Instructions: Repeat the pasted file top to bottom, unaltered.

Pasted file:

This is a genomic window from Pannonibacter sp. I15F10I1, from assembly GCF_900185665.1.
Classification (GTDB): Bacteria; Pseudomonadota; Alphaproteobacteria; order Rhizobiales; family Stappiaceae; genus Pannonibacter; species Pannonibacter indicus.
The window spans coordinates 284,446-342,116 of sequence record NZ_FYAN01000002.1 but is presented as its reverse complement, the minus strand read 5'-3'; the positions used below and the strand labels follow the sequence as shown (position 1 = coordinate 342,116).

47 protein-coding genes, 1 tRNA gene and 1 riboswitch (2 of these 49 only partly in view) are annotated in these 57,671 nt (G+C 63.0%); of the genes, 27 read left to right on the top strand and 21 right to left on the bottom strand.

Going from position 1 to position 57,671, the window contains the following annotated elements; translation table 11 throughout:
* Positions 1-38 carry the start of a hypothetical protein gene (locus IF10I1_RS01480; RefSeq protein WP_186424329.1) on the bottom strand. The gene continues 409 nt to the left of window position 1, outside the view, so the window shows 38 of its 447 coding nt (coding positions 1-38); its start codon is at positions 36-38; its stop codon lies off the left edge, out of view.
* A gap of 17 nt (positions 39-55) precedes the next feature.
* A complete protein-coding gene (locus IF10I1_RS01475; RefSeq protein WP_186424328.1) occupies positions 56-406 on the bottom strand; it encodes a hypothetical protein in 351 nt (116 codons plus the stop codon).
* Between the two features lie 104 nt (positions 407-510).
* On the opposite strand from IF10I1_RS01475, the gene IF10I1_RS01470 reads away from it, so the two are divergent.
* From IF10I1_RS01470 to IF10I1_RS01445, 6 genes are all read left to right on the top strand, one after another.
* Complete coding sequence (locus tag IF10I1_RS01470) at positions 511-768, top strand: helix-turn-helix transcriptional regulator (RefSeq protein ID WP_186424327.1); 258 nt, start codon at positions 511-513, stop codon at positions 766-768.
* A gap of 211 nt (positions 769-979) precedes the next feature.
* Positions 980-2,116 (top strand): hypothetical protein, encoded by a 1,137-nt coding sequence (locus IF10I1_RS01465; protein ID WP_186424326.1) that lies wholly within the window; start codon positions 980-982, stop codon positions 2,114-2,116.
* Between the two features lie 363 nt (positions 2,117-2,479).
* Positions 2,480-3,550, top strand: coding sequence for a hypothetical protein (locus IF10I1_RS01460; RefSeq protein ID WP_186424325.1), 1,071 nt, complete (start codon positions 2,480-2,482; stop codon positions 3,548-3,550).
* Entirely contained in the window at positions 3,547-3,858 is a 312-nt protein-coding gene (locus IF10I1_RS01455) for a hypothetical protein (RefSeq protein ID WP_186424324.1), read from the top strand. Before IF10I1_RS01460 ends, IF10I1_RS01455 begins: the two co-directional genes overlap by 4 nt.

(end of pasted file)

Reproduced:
This is a genomic window from Pannonibacter sp. I15F10I1, from assembly GCF_900185665.1.
Classification (GTDB): Bacteria; Pseudomonadota; Alphaproteobacteria; order Rhizobiales; family Stappiaceae; genus Pannonibacter; species Pannonibacter indicus.
The window spans coordinates 284,446-342,116 of sequence record NZ_FYAN01000002.1 but is presented as its reverse complement, the minus strand read 5'-3'; the positions used below and the strand labels follow the sequence as shown (position 1 = coordinate 342,116).

47 protein-coding genes, 1 tRNA gene and 1 riboswitch (2 of these 49 only partly in view) are annotated in these 57,671 nt (G+C 63.0%); of the genes, 27 read left to right on the top strand and 21 right to left on the bottom strand.

Going from position 1 to position 57,671, the window contains the following annotated elements; translation table 11 throughout:
* Positions 1-38 carry the start of a hypothetical protein gene (locus IF10I1_RS01480; RefSeq protein WP_186424329.1) on the bottom strand. The gene continues 409 nt to the left of window position 1, outside the view, so the window shows 38 of its 447 coding nt (coding positions 1-38); its start codon is at positions 36-38; its stop codon lies off the left edge, out of view.
* A gap of 17 nt (positions 39-55) precedes the next feature.
* A complete protein-coding gene (locus IF10I1_RS01475; RefSeq protein WP_186424328.1) occupies positions 56-406 on the bottom strand; it encodes a hypothetical protein in 351 nt (116 codons plus the stop codon).
* Between the two features lie 104 nt (positions 407-510).
* On the opposite strand from IF10I1_RS01475, the gene IF10I1_RS01470 reads away from it, so the two are divergent.
* From IF10I1_RS01470 to IF10I1_RS01445, 6 genes are all read left to right on the top strand, one after another.
* Complete coding sequence (locus tag IF10I1_RS01470) at positions 511-768, top strand: helix-turn-helix transcriptional regulator (RefSeq protein ID WP_186424327.1); 258 nt, start codon at positions 511-513, stop codon at positions 766-768.
* A gap of 211 nt (positions 769-979) precedes the next feature.
* Positions 980-2,116 (top strand): hypothetical protein, encoded by a 1,137-nt coding sequence (locus IF10I1_RS01465; protein ID WP_186424326.1) that lies wholly within the window; start codon positions 980-982, stop codon positions 2,114-2,116.
* Between the two features lie 363 nt (positions 2,117-2,479).
* Positions 2,480-3,550, top strand: coding sequence for a hypothetical protein (locus IF10I1_RS01460; RefSeq protein ID WP_186424325.1), 1,071 nt, complete (start codon positions 2,480-2,482; stop codon positions 3,548-3,550).
* Entirely contained in the window at positions 3,547-3,858 is a 312-nt protein-coding gene (locus IF10I1_RS01455) for a hypothetical protein (RefSeq protein ID WP_186424324.1), read from the top strand. Before IF10I1_RS01460 ends, IF10I1_RS01455 begins: the two co-directional genes overlap by 4 nt.